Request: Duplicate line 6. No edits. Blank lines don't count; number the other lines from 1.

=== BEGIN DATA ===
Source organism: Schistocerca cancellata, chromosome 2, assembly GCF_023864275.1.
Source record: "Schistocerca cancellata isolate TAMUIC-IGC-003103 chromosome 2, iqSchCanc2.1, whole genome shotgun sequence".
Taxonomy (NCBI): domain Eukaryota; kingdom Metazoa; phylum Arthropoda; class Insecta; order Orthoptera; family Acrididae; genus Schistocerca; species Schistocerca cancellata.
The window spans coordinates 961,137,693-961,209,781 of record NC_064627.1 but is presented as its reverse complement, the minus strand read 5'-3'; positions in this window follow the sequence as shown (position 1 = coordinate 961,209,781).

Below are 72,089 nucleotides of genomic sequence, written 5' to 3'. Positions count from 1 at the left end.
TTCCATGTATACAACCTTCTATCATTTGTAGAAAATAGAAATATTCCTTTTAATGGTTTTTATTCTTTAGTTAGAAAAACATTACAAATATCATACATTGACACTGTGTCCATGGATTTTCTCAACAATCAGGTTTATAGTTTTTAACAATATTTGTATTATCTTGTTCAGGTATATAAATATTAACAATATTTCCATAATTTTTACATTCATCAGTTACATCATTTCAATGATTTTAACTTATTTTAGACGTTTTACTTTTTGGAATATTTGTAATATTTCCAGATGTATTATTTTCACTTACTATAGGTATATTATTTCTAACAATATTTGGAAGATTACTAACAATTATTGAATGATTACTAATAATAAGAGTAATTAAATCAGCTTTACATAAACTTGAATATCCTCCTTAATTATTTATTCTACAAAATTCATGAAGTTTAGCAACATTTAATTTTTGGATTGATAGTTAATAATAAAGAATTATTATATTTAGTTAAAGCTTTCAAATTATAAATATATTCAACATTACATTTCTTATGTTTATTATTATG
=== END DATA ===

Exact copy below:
TTCCATGTATACAACCTTCTATCATTTGTAGAAAATAGAAATATTCCTTTTAATGGTTTTTATTCTTTAGTTAGAAAAACATTACAAATATCATACATTGACACTGTGTCCATGGATTTTCTCAACAATCAGGTTTATAGTTTTTAACAATATTTGTATTATCTTGTTCAGGTATATAAATATTAACAATATTTCCATAATTTTTACATTCATCAGTTACATCATTTCAATGATTTTAACTTATTTTAGACGTTTTACTTTTTGGAATATTTGTAATATTTCCAGATGTATTATTTTCACTTACTATAGGTATATTATTTCTAACAATATTTGGAAGATTACTAACAATTATTGAATGATTACTAATAATAAGAGTAATTAAATCAGCTTTACATAAACTTGAATATCCTCCTTAATTATTTATTCTACAAAATTCATGAAGTTTAGCAACATTTAATTTTTGGATTGATAGTTAATAATAAAGAATTATTATATTTAGTTAAAGCTTTCAAATTATAAATATATTCAACATTACATTTCTTATGTTTATTATTATG